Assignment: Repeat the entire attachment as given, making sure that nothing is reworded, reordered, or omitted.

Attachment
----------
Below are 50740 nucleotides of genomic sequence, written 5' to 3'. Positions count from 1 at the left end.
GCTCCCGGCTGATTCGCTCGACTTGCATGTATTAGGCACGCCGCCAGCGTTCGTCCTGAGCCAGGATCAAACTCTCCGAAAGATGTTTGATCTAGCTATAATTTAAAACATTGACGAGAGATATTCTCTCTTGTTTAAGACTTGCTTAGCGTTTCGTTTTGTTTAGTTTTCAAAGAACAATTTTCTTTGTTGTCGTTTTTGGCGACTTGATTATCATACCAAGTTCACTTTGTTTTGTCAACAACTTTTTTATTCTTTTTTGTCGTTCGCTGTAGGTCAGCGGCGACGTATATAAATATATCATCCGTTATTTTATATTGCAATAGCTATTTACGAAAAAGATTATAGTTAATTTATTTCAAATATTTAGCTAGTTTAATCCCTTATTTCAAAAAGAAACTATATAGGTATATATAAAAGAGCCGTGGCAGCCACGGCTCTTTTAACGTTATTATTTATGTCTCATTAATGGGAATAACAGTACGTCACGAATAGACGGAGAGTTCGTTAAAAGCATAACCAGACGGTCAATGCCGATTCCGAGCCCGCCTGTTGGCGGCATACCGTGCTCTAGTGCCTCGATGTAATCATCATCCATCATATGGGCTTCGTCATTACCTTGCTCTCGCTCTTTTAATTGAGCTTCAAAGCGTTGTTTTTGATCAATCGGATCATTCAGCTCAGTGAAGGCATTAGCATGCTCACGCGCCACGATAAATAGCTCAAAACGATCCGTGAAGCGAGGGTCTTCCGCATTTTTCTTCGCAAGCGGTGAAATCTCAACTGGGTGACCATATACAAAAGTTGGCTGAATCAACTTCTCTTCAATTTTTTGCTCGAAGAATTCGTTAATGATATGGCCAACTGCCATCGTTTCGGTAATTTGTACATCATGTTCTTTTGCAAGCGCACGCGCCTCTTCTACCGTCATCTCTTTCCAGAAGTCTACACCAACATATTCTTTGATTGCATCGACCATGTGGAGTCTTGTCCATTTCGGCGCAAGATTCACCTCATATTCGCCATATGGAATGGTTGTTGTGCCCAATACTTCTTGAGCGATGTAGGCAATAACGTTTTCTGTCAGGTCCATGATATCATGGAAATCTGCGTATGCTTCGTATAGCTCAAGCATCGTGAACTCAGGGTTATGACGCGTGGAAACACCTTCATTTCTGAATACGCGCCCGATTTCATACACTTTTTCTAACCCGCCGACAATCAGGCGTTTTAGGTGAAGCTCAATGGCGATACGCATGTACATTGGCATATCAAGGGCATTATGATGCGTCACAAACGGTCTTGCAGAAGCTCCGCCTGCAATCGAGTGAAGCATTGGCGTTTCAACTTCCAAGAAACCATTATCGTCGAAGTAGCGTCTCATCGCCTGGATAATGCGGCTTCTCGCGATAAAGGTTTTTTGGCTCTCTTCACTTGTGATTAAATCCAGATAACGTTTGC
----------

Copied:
Below are 50740 nucleotides of genomic sequence, written 5' to 3'. Positions count from 1 at the left end.
GCTCCCGGCTGATTCGCTCGACTTGCATGTATTAGGCACGCCGCCAGCGTTCGTCCTGAGCCAGGATCAAACTCTCCGAAAGATGTTTGATCTAGCTATAATTTAAAACATTGACGAGAGATATTCTCTCTTGTTTAAGACTTGCTTAGCGTTTCGTTTTGTTTAGTTTTCAAAGAACAATTTTCTTTGTTGTCGTTTTTGGCGACTTGATTATCATACCAAGTTCACTTTGTTTTGTCAACAACTTTTTTATTCTTTTTTGTCGTTCGCTGTAGGTCAGCGGCGACGTATATAAATATATCATCCGTTATTTTATATTGCAATAGCTATTTACGAAAAAGATTATAGTTAATTTATTTCAAATATTTAGCTAGTTTAATCCCTTATTTCAAAAAGAAACTATATAGGTATATATAAAAGAGCCGTGGCAGCCACGGCTCTTTTAACGTTATTATTTATGTCTCATTAATGGGAATAACAGTACGTCACGAATAGACGGAGAGTTCGTTAAAAGCATAACCAGACGGTCAATGCCGATTCCGAGCCCGCCTGTTGGCGGCATACCGTGCTCTAGTGCCTCGATGTAATCATCATCCATCATATGGGCTTCGTCATTACCTTGCTCTCGCTCTTTTAATTGAGCTTCAAAGCGTTGTTTTTGATCAATCGGATCATTCAGCTCAGTGAAGGCATTAGCATGCTCACGCGCCACGATAAATAGCTCAAAACGATCCGTGAAGCGAGGGTCTTCCGCATTTTTCTTCGCAAGCGGTGAAATCTCAACTGGGTGACCATATACAAAAGTTGGCTGAATCAACTTCTCTTCAATTTTTTGCTCGAAGAATTCGTTAATGATATGGCCAACTGCCATCGTTTCGGTAATTTGTACATCATGTTCTTTTGCAAGCGCACGCGCCTCTTCTACCGTCATCTCTTTCCAGAAGTCTACACCAACATATTCTTTGATTGCATCGACCATGTGGAGTCTTGTCCATTTCGGCGCAAGATTCACCTCATATTCGCCATATGGAATGGTTGTTGTGCCCAATACTTCTTGAGCGATGTAGGCAATAACGTTTTCTGTCAGGTCCATGATATCATGGAAATCTGCGTATGCTTCGTATAGCTCAAGCATCGTGAACTCAGGGTTATGACGCGTGGAAACACCTTCATTTCTGAATACGCGCCCGATTTCATACACTTTTTCTAACCCGCCGACAATCAGGCGTTTTAGGTGAAGCTCAATGGCGATACGCATGTACATTGGCATATCAAGGGCATTATGATGCGTCACAAACGGTCTTGCAGAAGCTCCGCCTGCAATCGAGTGAAGCATTGGCGTTTCAACTTCCAAGAAACCATTATCGTCGAAGTAGCGTCTCATCGCCTGGATAATGCGGCTTCTCGCGATAAAGGTTTTTTGGCTCTCTTCACTTGTGATTAAATCCAGATAACGTTTGC